- File Size: 2140 KB
- Print Length: 260 pages
- Simultaneous Device Usage: Unlimited
- Publisher: Zelmer Pulp; Volume 1 edition (October 6, 2013)
- Publication Date: October 6, 2013
- Sold by: Amazon Digital Services LLC
- Language: English
- ASIN: B00FOXBJ62
- Text-to-Speech: Enabled
- Word Wise: Enabled
- Lending: Enabled
- Amazon Best Sellers Rank: #743,654 Paid in Kindle Store (See Top 100 Paid in Kindle Store)
Five Broken Winchesters Kindle Edition
Enter your mobile number or email address below and we'll send you a link to download the free Kindle App. Then you can start reading Kindle books on your smartphone, tablet, or computer - no Kindle device required.
To get the free app, enter your mobile phone number.
Customers who bought this item also bought
Would you like to tell us about a lower price?
Top customer reviews
There was a problem filtering reviews right now. Please try again later.
What a treat to read Isaac Kirkman's short story "The Atheist!" Vengeance and violence and Cormac McCarthy. With a true love affair that resides: a man and his books. His peacemaker.
I really think this is Kirkman's best work to date, the dialog is completely riveting, and I was sucked in by the fluid pace, following a certain caravan with melding intensity--only because the author details every scene with striking clarity. Is there such thing as Western Literary Pulp Fiction, because I think I found it tonight.
And you will never read Thoreau's Walden in the same way again! A highly entertaining read.
* 4 stars because I'm reading the rest of the stories this weekend.
In the same story, Harmon takes refuge in a cave without making sure that he has not stumbled into a predators den. Yep, he has entered the snow beast's larder. At an earlier point in the fight with the beasts, Harmon finds that the creatures are out of handgun range, so he pulls his knife. If they are within knife range, they are in handgun range. Use the revolver and the knife.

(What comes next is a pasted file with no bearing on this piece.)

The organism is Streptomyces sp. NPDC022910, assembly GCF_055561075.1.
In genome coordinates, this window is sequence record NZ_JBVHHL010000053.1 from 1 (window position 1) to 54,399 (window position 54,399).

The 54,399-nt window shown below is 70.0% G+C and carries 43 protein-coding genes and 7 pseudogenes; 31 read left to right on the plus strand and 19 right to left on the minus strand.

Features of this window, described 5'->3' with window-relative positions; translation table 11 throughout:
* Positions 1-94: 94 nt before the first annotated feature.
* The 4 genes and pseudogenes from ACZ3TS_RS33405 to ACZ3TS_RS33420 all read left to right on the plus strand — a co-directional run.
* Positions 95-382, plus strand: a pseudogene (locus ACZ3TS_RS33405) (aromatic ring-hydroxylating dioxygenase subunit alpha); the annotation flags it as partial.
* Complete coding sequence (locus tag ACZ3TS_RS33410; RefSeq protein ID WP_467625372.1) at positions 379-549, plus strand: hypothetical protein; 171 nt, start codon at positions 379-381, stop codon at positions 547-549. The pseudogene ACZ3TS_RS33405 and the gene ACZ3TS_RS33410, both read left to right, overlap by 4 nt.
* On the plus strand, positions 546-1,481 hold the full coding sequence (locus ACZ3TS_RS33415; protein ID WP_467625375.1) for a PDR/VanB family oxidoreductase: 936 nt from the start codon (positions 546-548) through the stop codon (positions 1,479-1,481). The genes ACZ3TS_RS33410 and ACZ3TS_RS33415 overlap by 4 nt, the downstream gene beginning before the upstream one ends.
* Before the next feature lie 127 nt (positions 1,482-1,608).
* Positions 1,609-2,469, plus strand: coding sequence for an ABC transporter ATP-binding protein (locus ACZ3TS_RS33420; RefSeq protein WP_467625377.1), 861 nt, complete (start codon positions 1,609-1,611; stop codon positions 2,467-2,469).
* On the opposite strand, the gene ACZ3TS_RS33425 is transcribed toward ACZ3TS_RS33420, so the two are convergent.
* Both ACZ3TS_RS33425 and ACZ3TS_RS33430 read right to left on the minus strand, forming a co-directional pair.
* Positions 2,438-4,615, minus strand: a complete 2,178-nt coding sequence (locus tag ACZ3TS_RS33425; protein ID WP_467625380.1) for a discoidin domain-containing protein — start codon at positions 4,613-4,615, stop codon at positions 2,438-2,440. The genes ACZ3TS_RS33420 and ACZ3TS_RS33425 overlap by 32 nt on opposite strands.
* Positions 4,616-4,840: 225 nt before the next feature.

In the second story, Guns of Justice, much is made of the bounty on Corry Johnson being 30 silver dollars, thirty pieces of silver as was paid to Judas. A thirty dollar bounty wouldn't pay for the bounty hunters' supplies. A bit further along I came across this passage, "What her shotgun lacked in accuracy it more than made up for in brute force. “ Shotguns don't lack accuracy, they lack range and an easily portable supply of ammunition. At another point in the story, McCann fans the trigger of her Colt revover. If you don't know what is wrong with that, ask someone. We find this passage when McCann is slipping up on three outlaws, "The three men were lounging around a camp fire a few yards off. Two were still snoring loudly, the other, Clay Billings, was awake, but too busy with his flayed leg to notice the sheriff had temporarily rejoined the living." The author used a different definition of lounging to compose that sentence. And about that "flayed" leg, McCann cut it open, she didn't skin it. In that same campfire scene, one of the outlaws has a serious chainfire accident with his revolver, "Clay turned, leveling the Griswold at McCann’s head. He yanked on the trigger, igniting the grains of powder that had jarred loose when he dropped the pistol the previous night. The Griswold chain fired, one slug shooting out the barrel and the rest exploding in the gun, chewing Clay’s hand down to a mushy stump. He tried to scream, the sound never made it past the fragment of hot casing lodged in his windpipe and he had to settle for bubbling up frothy blood instead. " The Griswold was a Confederate cap and ball revolver, which is how a few grains of powder could escape the chambers and ignite a chain fire incident. There would be no fragment of hot casing to lodge in the outlaw's windpipe as the ammunition was not in cases.
The author of the third story, Obsidian, has a problem with rode and ridden just as do many other modern authors. "People asleep, people filling their bellies with whiskey and warm beer, people who didn’t know he had rode into their town." Ridden not rode.
The fourth story, The Atheist, has so many problems with facts and spelling that it would take too much space to enumerate them. I did highlight several in the text. I may be remembering the wrong story, but I believe that one of the careless errors is eucalyptus trees growing wild in Arizona in the 1800's.
The last story, the Ballad of Jeremy Diggett, is science fiction but is the best western of the lot.
Look carefully at the cover. The man is being attacked at close range by a large creature. Instead of focusing on his attacker, he is looking into the distance. What is he looking at that takes precedence over the creature?